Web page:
When Fun Is Allowed

Yesterday, I read an article, Solutions When Recess and Play Aren’t Allowed from The Cornerstone Blog.  It was about children going without recess and play time.  Interestingly enough, yesterday was the day for our class Halloween Parties. (Yes, we're still allowed to have them!) 

Since it was an exciting day, as well as the first snow here in New England, I knew the kids would be wild.

Of course, I've been teaching a long time, and I know just how to handle kids the day of a party:  you convince them they have to earn the party!

All day long, they'd talk about the party... how much longer?  Where will we have the party?  What will we do?

Every time I saw something non-educational, I'd remind them they had to EARN the party.  They pulled themselves together and gave me their very best!

Every single child completed their written math work on time for the first time this year.

I went out of my way to make sure the party was worth working for.  We had healthy food, games, music, and lots of laughter.  Lots of happy children!

I was thinking back to the article I read before school from The Cornerstone.  In the article, they managed to squeeze in recess time while increasing test scores.  Those who know brain research know that the brain needs oxygen to function.  Exercise helps that oxygen get to the brain.  And we also know that fun is a much greater motivator than test scores!

I was thinking, I wish we had a party every day!  It certainly has a lot of power!

Marathon Day is Coming

Parent Conference Days are a challenge! Here's a freebie that will help you prepare!
Next Tuesday is Marathon Day. Many call it Parent Conference Day. We have an early dismissal day,  then conferences for the rest of the day. I have a 20 minute lunch and no planning period, then I conference until 8:00 at night. 

I think the hardest part is that I get so thirsty from talking so much, but I don't dare drink much water... that's a long wait for a bathroom break!

Well, there's also the fact that it's a Tuesday. Usually we have these late nights on Thursdays, so we just have to survive one more day before the weekend. One can always make it through a Friday.
Parent Conference Days are a challenge! Here's a freebie that will help you prepare!
Luckily, I have lots of great news to give the parents about the improvements their children have made. They're a great bunch of kids, and are showing lots of improvement in lots of areas.

In order to prepare, I send home this questionnaire for the parents to fill out. Having the input of the parents ahead of time helps me prepare for the conferences. Click HERE for the freebie!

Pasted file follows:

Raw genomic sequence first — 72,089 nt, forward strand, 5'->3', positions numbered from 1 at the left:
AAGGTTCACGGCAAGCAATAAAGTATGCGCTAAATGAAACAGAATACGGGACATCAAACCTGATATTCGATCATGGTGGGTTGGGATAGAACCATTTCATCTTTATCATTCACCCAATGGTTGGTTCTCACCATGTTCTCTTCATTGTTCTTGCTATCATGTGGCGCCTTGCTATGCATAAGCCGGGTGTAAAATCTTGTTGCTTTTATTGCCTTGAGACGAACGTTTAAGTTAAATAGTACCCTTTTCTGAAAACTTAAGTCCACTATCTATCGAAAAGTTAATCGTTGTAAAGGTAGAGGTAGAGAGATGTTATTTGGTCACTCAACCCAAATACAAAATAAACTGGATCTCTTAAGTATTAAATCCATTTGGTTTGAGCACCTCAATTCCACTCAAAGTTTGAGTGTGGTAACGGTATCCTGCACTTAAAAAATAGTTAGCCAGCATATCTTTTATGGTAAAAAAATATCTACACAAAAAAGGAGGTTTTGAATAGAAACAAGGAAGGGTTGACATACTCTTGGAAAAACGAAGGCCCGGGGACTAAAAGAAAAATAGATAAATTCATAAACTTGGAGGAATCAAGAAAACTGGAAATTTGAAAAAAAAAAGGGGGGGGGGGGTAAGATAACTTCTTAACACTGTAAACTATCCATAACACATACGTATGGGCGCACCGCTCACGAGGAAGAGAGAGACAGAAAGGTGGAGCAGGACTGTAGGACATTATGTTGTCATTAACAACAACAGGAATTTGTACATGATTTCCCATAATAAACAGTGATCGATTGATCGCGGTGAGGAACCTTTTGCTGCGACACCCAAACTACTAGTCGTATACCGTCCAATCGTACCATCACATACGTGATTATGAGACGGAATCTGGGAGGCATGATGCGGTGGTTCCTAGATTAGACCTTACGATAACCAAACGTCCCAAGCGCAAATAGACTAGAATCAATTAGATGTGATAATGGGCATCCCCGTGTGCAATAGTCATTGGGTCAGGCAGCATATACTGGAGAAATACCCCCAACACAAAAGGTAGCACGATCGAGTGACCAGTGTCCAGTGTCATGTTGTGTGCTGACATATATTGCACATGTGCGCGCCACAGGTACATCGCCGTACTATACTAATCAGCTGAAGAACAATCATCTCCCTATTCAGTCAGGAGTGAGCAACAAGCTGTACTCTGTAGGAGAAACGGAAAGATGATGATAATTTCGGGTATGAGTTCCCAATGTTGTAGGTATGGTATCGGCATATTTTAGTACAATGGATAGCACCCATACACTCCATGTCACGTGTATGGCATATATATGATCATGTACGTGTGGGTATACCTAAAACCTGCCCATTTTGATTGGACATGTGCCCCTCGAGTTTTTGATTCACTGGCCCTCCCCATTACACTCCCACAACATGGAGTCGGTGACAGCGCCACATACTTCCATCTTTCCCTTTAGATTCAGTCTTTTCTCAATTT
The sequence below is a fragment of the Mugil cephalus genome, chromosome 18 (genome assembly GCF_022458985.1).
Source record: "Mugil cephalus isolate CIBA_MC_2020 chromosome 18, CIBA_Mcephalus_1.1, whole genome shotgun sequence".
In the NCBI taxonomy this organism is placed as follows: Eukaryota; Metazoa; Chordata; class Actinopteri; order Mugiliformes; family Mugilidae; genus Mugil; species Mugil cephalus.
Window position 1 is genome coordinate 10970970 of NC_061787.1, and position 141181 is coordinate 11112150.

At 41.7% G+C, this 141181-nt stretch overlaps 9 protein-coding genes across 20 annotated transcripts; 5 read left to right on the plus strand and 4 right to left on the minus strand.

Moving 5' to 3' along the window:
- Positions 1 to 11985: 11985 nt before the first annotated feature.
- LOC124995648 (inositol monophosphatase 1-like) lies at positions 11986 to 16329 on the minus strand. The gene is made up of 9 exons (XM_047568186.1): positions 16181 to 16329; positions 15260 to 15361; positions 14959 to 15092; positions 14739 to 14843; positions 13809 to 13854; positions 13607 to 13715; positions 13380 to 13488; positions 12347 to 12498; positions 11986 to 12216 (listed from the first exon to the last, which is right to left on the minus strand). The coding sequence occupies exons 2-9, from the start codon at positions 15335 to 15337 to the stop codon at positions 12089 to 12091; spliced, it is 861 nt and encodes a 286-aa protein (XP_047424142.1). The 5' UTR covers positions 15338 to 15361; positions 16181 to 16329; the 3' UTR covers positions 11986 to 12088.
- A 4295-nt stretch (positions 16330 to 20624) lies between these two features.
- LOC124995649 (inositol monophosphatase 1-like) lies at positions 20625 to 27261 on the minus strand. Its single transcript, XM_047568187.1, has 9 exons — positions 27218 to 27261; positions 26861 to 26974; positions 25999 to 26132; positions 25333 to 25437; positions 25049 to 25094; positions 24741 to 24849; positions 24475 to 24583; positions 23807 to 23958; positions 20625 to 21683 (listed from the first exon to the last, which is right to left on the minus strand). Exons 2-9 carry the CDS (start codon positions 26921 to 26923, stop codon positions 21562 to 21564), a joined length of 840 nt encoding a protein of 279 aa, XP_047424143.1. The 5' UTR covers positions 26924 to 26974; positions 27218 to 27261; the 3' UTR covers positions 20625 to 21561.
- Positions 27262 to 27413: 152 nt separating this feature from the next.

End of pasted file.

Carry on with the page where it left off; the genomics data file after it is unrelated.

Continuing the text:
How do you prepare for conferences?
How much time do you have to complete them?

Favorite Read Alouds

I just can't resist a good "linky party", and reading to my students is my very favorite thing to do as a teacher.  So when Swimming Into Second was sponsoring a  Favorite Read Aloud Linky Party, I couldn't resist.
The hard part was deciding on the Read Aloud.  I've read so many wonderful books to my students over the years, how could I possibly decide on just one.  Well, I hope no one minds, but I'm picking a few.

Jubal's Wish by Audrey Wood is a beautiful story about a frog named Jubal who goes looking for a picnic with friends on a beautiful day.  It has beautiful, vivid pictures by Don Wood, and a story line that will grab your heart and leave you feeling positive for the rest of the day.  It's one I could read over and over, and you can hear a pin drop when the children are listening to this one!

Who doesn't love a Patricia Polacco story?  For the Love of Autumn is about a lovable kitten named Autumn, and her owner, a young schoolteacher named Danielle, who loves her students almost as much as she loves her pet.  Clearly Patricia Polacco has had cats, her descriptions are perfect!  It's a charming story, and another one where the faces of the children listening are priceless.
I always read Somebody Loves You, Mr. Hatch by Eileen Spinelli around Valentine's Day, since the story is focused on Mr. Hatch accidentally getting a box of candy on Valentine's Day.  When he thinks someone loves him, timid Mr. Hatch comes out of his shell and becomes quite lovable. This heartwarming story has a nice lesson for children about earning friendships, and usually leaves me a little "sniffly" when I'm done reading.  Don't wait until Valentine's Day to read it!

Oh, I could go on forever, there are so many good ones. Be sure to head on over to Swimming Into Second's Linky Party to see some more great read alouds!

The Latest Craze

The latest craze, I suppose that could mean many things, but to me, it's about Pinterest. 

Pinterest is like a virtual bulletin board.  You can "pin" anything you see on the internet, and there, you have it saved for future reference.  You can make several different boards with different categories, and you can follow other boards, or pin from the boards of others.

I've just started "pinning", but it's definitely addicting, and quite handy!

You need an invitation to get started.  If you would like one, just leave a comment with your email.  If you'd prefer, just send your email to elementarymatters@gmail.com  and I'll send you an invite.

You'll be pinning in no time! I'd be glad to be your first follower, just go to my Pinterest boards, and follow!